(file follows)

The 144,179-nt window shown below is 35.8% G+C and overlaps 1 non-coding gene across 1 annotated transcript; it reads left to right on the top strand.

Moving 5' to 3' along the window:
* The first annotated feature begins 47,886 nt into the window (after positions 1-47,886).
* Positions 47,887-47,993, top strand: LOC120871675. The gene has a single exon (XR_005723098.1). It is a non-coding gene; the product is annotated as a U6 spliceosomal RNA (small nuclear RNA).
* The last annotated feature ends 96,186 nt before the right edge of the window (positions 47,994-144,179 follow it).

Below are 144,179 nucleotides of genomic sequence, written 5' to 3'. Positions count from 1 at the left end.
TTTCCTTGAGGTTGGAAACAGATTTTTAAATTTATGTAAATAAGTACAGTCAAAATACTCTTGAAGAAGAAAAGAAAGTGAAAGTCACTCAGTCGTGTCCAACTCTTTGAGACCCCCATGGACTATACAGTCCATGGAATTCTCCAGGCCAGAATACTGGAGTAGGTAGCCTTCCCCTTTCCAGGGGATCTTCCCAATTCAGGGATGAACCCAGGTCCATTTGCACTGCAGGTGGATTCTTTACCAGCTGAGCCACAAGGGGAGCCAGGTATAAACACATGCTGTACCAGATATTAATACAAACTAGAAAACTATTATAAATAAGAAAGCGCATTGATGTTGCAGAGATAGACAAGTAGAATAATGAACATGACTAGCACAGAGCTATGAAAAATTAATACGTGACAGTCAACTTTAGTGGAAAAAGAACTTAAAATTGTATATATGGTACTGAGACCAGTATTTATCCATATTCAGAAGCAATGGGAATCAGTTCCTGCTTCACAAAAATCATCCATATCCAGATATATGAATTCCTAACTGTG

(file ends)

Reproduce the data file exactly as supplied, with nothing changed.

The 144,179-nt window shown below is 35.8% G+C and overlaps 1 non-coding gene across 1 annotated transcript; it reads left to right on the top strand.

Moving 5' to 3' along the window:
* The first annotated feature begins 47,886 nt into the window (after positions 1-47,886).
* Positions 47,887-47,993, top strand: LOC120871675. The gene has a single exon (XR_005723098.1). It is a non-coding gene; the product is annotated as a U6 spliceosomal RNA (small nuclear RNA).
* The last annotated feature ends 96,186 nt before the right edge of the window (positions 47,994-144,179 follow it).

Below are 144,179 nucleotides of genomic sequence, written 5' to 3'. Positions count from 1 at the left end.
TTTCCTTGAGGTTGGAAACAGATTTTTAAATTTATGTAAATAAGTACAGTCAAAATACTCTTGAAGAAGAAAAGAAAGTGAAAGTCACTCAGTCGTGTCCAACTCTTTGAGACCCCCATGGACTATACAGTCCATGGAATTCTCCAGGCCAGAATACTGGAGTAGGTAGCCTTCCCCTTTCCAGGGGATCTTCCCAATTCAGGGATGAACCCAGGTCCATTTGCACTGCAGGTGGATTCTTTACCAGCTGAGCCACAAGGGGAGCCAGGTATAAACACATGCTGTACCAGATATTAATACAAACTAGAAAACTATTATAAATAAGAAAGCGCATTGATGTTGCAGAGATAGACAAGTAGAATAATGAACATGACTAGCACAGAGCTATGAAAAATTAATACGTGACAGTCAACTTTAGTGGAAAAAGAACTTAAAATTGTATATATGGTACTGAGACCAGTATTTATCCATATTCAGAAGCAATGGGAATCAGTTCCTGCTTCACAAAAATCATCCATATCCAGATATATGAATTCCTAACTGTG